Left behind was a suit of armor that simmered in red light, steel freshly borne from a kiln. He was sturdy and moved slowly, like a dream that worried. The rings of the suit glowed like polished bones, excavated from the ocean's omniscient loam. If there was anything great that came from all this Rapture, it was this extraordinary, effortless exertion of power. The strength behind those arms, able to crush into layers of men; the potential of a human driving the capabilities of a suit that could live on the deepest levels of the earth. The impossible tenderness, like a lion that decided not to kill. Gently, the glowing yellow eye turned to face Sinclair. It was like staring into a search light.
The train latch came undone and the door thunked open. Delta stepped inside, clouds of debris billowing in his wake like commendation of a returning hero, biceps and thighs swelling under rippling fabric. Sinclair realized, with resentment and a dry tongue, that Delta indeed was a Prince Charming. That left Sinclair as anything but, the sort that lost it on an old, regretful Dr. Frankenstein.
The radio crackled but emit nothing more. The train lurched to life, pulling forward.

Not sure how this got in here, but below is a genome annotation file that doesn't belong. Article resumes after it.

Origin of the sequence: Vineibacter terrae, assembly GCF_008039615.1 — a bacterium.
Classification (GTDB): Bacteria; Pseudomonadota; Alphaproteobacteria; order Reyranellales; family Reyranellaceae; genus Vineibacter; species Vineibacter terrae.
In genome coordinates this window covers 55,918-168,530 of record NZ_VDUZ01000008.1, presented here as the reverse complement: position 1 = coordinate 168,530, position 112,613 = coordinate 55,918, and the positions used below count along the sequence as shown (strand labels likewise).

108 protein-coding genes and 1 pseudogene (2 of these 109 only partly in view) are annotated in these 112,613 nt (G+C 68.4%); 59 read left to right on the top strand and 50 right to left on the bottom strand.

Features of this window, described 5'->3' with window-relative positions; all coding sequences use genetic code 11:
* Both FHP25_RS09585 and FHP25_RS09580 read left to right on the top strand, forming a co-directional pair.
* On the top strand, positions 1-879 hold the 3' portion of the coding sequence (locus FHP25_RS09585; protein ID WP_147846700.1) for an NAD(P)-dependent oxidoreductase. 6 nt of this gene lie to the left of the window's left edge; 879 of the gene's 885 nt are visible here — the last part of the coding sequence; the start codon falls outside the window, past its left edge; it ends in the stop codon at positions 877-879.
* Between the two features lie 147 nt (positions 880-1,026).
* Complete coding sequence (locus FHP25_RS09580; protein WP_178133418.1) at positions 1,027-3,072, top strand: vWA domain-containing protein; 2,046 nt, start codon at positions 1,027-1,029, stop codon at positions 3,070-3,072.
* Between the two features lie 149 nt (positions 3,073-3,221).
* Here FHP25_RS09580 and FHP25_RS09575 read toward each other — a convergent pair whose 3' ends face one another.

Music crawled through the air, floating like dust from the abandoned sound system. The red light had followed Delta into the car, smelling like sour blood and caked in the cracks of his suit, bright within the walls turned green, possessed by the ocean, changed. Delta had not turned from the door. He hung there, suspended from the rage that poised in his shoulders like bulls rearing their horns. Sinclair felt Tenenbaum's words tied around him like chains.
He'd handled the tin man and his severely blatant heart a couple times before; pattern was, a good drink and a cigarette would do. Despite the fact that he seemed to be simply a walking suit full of an emotional storm, Delta had eyes for one thing only, and that was Eleanor, which was what Sinclair depended on.